The Iowa Department of Health and Human Services is reminding Iowans to focus on healthy habits this fall and winter to prevent the spread of respiratory viruses. With the Thanksgiving holidays fast approaching, Iowans should get vaccinated for the flu and stay up to date on COVID-19 vaccines as well as following simple routines for staying healthy.
"It’s common this time of year to see an increase in respiratory infections – which we are seeing nationwide and in Iowa. In particular, we are seeing increasing rates of RSV and influenza cases. We want Iowans to remember the tools, including getting vaccinated for the flu and COVID-19, we have to keep ourselves and our families healthy this fall and winter, especially as the weather cools and holidays approach,” said State Medical Director Dr. Robert Kruse.
COVID-19 and flu vaccines are safe, effective, and can lower the risk of illness and protect against severe complications. Staying up to date on your vaccines – both a yearly flu vaccine and an updated COVID-19 vaccine – is the best way to make sure you and your family are protected.
Even if you have not been able to get vaccinated yet, the CDC still recommends you do. Benefits of the vaccine last up to six months, which will help protect you from illness when the flu most commonly peaks in February, and through May when significant cases of flu can take place. There are no vaccines currently available to prevent RSV, although multiple products are in late stages of clinical development. RSV prevention primarily means practicing basic hygiene.
Practical Tips to Stay Healthy:
- Get vaccinated for the flu and COVID-19.
- Stay home if you are sick.
- Clean high touch surfaces in your home frequently with household disinfectants.
- Practice hand hygiene frequently with soap and water for at least 20 seconds or hand sanitizer.
- Cover coughs and sneezes with a tissue, or if a tissue is not available, cover them with upper shirt sleeve, not a hand.
- Avoid social gatherings if you or your children are ill.
- Keep children home from daycare or school who have fever, especially with a cough, difficulty breathing or shortness of breath, congestion, runny nose, or sore throat, until they are fever-free for 24 hours without medications that reduce fever.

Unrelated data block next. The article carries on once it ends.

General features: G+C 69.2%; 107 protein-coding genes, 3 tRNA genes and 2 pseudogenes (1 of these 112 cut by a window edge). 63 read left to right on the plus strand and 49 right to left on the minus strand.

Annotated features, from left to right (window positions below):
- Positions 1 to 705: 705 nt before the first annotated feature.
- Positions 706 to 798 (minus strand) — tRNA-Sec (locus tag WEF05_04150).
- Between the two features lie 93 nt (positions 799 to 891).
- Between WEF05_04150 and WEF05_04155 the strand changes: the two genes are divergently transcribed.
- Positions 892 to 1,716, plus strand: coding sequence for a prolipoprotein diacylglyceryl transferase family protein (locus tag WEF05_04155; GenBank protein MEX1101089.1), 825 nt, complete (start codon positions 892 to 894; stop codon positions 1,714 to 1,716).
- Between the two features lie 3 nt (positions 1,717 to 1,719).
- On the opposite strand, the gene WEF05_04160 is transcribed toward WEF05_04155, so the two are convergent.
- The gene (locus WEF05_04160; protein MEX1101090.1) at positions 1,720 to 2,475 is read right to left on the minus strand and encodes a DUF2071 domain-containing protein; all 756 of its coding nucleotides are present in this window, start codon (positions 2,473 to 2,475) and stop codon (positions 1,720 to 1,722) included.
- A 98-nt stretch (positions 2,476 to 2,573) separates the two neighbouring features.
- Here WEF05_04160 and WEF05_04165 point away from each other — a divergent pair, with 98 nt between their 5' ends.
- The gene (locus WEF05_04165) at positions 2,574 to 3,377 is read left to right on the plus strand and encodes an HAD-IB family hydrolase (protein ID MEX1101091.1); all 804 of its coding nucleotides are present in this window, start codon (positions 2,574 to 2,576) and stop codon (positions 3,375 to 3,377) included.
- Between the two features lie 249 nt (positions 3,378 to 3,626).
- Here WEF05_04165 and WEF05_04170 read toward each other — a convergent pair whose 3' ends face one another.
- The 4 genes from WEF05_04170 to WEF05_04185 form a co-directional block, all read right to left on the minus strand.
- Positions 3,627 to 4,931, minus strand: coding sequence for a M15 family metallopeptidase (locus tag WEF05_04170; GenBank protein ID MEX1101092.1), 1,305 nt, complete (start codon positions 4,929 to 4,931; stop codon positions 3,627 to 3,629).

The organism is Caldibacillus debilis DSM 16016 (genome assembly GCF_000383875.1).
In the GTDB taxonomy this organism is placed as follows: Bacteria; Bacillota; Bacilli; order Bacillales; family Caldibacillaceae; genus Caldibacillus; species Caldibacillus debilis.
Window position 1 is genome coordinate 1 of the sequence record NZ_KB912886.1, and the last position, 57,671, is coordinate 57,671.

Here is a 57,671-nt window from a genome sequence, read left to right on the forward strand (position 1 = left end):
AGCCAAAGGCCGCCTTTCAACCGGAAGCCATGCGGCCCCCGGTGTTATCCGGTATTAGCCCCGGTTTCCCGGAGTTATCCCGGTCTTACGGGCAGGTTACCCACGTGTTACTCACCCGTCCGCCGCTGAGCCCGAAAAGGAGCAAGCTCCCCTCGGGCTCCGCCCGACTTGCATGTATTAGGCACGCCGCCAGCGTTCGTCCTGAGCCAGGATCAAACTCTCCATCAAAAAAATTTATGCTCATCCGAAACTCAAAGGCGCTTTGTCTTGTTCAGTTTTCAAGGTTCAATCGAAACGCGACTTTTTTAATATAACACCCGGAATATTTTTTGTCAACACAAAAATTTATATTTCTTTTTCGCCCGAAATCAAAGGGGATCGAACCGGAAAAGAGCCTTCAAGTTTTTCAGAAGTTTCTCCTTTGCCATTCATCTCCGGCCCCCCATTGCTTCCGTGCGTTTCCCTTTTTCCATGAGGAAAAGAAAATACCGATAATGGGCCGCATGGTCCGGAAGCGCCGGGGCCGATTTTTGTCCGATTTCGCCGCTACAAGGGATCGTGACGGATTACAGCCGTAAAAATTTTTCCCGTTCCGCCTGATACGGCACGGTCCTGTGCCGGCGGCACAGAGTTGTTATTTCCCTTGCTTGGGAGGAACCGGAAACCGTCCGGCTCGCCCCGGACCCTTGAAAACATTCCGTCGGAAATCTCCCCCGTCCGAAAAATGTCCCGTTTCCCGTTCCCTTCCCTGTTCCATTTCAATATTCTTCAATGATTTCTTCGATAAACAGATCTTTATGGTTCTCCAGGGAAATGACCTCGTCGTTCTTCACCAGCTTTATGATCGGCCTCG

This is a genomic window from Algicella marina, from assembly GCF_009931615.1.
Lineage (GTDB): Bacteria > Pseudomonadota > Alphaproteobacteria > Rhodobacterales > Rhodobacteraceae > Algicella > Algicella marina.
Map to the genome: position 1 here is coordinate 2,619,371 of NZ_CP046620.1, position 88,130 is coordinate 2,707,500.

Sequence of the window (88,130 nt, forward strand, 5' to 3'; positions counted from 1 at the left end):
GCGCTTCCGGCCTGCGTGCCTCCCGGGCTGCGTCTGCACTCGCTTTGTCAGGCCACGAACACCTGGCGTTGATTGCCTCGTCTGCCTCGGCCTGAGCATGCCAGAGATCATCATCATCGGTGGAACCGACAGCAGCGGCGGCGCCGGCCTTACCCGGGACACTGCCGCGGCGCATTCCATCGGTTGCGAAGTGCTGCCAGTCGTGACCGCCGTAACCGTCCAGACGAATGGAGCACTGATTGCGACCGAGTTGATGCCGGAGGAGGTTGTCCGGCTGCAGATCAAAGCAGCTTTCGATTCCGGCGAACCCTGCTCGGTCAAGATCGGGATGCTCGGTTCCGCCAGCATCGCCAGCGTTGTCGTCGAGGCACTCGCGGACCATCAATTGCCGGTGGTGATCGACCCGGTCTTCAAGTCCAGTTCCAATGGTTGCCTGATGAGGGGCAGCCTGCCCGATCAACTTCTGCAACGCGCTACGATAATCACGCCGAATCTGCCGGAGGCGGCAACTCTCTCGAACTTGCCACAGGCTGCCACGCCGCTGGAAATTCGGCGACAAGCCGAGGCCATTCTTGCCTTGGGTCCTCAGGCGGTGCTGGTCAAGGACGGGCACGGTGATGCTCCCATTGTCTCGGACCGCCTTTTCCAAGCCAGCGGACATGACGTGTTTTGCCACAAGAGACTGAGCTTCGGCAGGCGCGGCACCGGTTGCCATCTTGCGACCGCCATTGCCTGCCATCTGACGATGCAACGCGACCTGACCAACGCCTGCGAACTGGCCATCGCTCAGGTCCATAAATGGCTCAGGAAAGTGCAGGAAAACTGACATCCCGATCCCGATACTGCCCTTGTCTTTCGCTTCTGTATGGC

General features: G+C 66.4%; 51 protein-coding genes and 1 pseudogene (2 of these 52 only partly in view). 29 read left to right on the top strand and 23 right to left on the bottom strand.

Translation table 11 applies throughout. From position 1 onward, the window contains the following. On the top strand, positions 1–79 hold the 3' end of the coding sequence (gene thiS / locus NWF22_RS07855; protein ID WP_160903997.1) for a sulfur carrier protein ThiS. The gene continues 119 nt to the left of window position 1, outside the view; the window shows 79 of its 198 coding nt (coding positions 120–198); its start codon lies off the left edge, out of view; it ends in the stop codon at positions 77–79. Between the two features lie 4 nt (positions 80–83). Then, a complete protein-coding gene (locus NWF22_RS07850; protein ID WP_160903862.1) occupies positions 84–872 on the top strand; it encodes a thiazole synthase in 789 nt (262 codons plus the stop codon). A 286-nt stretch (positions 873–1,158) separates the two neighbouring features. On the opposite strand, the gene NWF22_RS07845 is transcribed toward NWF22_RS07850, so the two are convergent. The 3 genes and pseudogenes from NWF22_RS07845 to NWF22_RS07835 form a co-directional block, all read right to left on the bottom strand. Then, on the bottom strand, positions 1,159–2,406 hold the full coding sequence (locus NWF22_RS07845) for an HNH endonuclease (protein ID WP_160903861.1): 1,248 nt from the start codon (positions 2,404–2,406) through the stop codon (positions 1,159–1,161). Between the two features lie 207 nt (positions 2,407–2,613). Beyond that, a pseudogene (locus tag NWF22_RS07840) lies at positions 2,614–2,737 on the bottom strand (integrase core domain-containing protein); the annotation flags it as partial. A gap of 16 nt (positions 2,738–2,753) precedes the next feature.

By getting vaccinated for both influenza and COVID-19, we can also help prevent avoidable hospitalizations and help preserve health care resources for other needs, including illnesses, injuries and emergencies. Iowans with questions about vaccines for themselves or loved ones consult with their health care provider.
Iowans should not visit the Emergency Department for cold and flu symptoms, sore throats, ear infections, minor burns or injuries, sprains and strains, rash or other skin irritations. Contact your pediatrician or healthcare provider if you or a loved one needs medical care. Your provider can offer advice on whether your child needs to be evaluated in person, tested for COVID-19 or flu, and the best location for care.
“I would also remind Iowans that antibiotics will not treat colds, flu, most sore throats, bronchitis, and many sinus and ear infections. Antibiotic resistance is a growing problem in the U.S., and the main cause of this problem is the misuse of antibiotics. Antibiotics will cure bacterial infections, such as strep throat, urinary tract infections, or whooping cough – but not the viruses we are observing to be on the rise right now. Another great reminder that these simple routines and practices above are the best defense for staying healthy,” added Dr. Kruse
Find a vaccine provider here: or https://www.vaccines.gov/.
Additional Flu and COVID-19 Vaccination information:
- Vaccinate your children ages 6 months and older against influenza as soon as possible.
- Vaccinate your children ages 6 months and older against COVID-19; children 5 and older who had their primary series more than 2 months ago should receive an updated COVID-19 booster as soon as possible.